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AT 2017gbl: a dust obscured TDE candidate in a luminous infrared galaxy

Kool, E. C. and Reynolds, T. M. and Mattila, S. and Kankare, E. and Pérez-Torres, M. A. and Efstathiou, A. and Ryder, S. and Romero-Cañizales, C. and Lu, W. and Heikkilä, T. and Anderson, G. E. and Berton, M. and Bright, J. and Cannizzaro, G. and Eappachen, D. and Fraser, M. and Gromadzki, M. and Jonker, P. G. and Kuncarayakti, H. and Lundqvist, P. and Maeda, K. and McDermid, R. M. and Medling, A. M. and Moran, S. and Reguitti, A. and Shahbandeh, M. and Tsygankov, S. and U, V. and Wevers, T. (2020) AT 2017gbl: a dust obscured TDE candidate in a luminous infrared galaxy. Monthly Notices of the Royal Astronomical Society, 498 (2). pp. 2167-2195. ISSN 0035-8711. doi:10.1093/mnras/staa2351.

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We present the discovery with Keck of the extremely infrared (IR) luminous transient AT 2017gbl, coincident with the Northern nucleus of the luminous infrared galaxy (LIRG) IRAS 23436+5257. Our extensive multiwavelength follow-up spans ∼900 d, including photometry and spectroscopy in the optical and IR, and (very long baseline interferometry) radio and X-ray observations. Radiative transfer modelling of the host galaxy spectral energy distribution and long-term pre-outburst variability in the mid-IR indicate the presence of a hitherto undetected dust obscured active galactic nucleus (AGN). The optical and near-IR spectra show broad ∼2000 km s⁻¹ hydrogen, He I, and O I emission features that decrease in flux over time. Radio imaging shows a fast evolving compact source of synchrotron emission spatially coincident with AT 2017gbl. We infer a lower limit for the radiated energy of 7.3 × 10⁵⁰ erg from the IR photometry. An extremely energetic supernova would satisfy this budget, but is ruled out by the radio counterpart evolution. Instead, we propose AT 2017gbl is related to an accretion event by the central supermassive black hole, where the spectral signatures originate in the AGN broad line region and the IR photometry is consistent with re-radiation by polar dust. Given the fast evolution of AT 2017gbl, we deem a tidal disruption event (TDE) of a star a more plausible scenario than a dramatic change in the AGN accretion rate. This makes AT 2017gbl the third TDE candidate to be hosted by a LIRG, in contrast to the so far considered TDE population discovered at optical wavelengths and hosted preferably by post-starburst galaxies.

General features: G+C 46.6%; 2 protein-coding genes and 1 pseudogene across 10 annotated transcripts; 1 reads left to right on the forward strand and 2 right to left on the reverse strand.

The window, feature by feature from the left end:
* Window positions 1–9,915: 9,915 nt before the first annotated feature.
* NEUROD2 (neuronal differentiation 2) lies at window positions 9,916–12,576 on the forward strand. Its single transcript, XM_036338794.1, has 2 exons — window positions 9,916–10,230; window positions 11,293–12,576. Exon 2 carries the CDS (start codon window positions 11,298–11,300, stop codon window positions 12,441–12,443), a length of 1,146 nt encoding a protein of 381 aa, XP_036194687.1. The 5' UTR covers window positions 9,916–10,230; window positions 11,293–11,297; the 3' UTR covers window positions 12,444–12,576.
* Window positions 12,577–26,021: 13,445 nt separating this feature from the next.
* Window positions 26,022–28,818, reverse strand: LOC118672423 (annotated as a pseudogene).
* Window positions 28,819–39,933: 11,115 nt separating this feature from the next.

Item Type:Article
Related URLs:
URLURL TypeDescription Paper
Kool, E. C.0000-0002-7252-3877
Reynolds, T. M.0000-0002-1022-6463
Mattila, S.0000-0001-7497-2994
Kankare, E.0000-0001-8257-3512
Pérez-Torres, M. A.0000-0001-5654-0266
Efstathiou, A.0000-0002-2612-4840
Ryder, S.0000-0003-4501-8100
Lu, W.0000-0002-1568-7461
Anderson, G. E.0000-0001-6544-8007
Berton, M.0000-0002-1058-9109
Bright, J.0000-0002-7735-5796
Cannizzaro, G.0000-0003-3623-4987
Fraser, M.0000-0003-2191-1674
Gromadzki, M.0000-0002-1650-1518
Jonker, P. G.0000-0001-5679-0695
Kuncarayakti, H.0000-0002-1132-1366
Lundqvist, P.0000-0002-3664-8082
Medling, A. M.0000-0001-7421-2944
Moran, S.0000-0002-9194-5071
Reguitti, A.0000-0003-4254-2724
Tsygankov, S.0000-0002-9679-0793
U, V.0000-0002-1912-0024
Wevers, T.0000-0002-4043-9400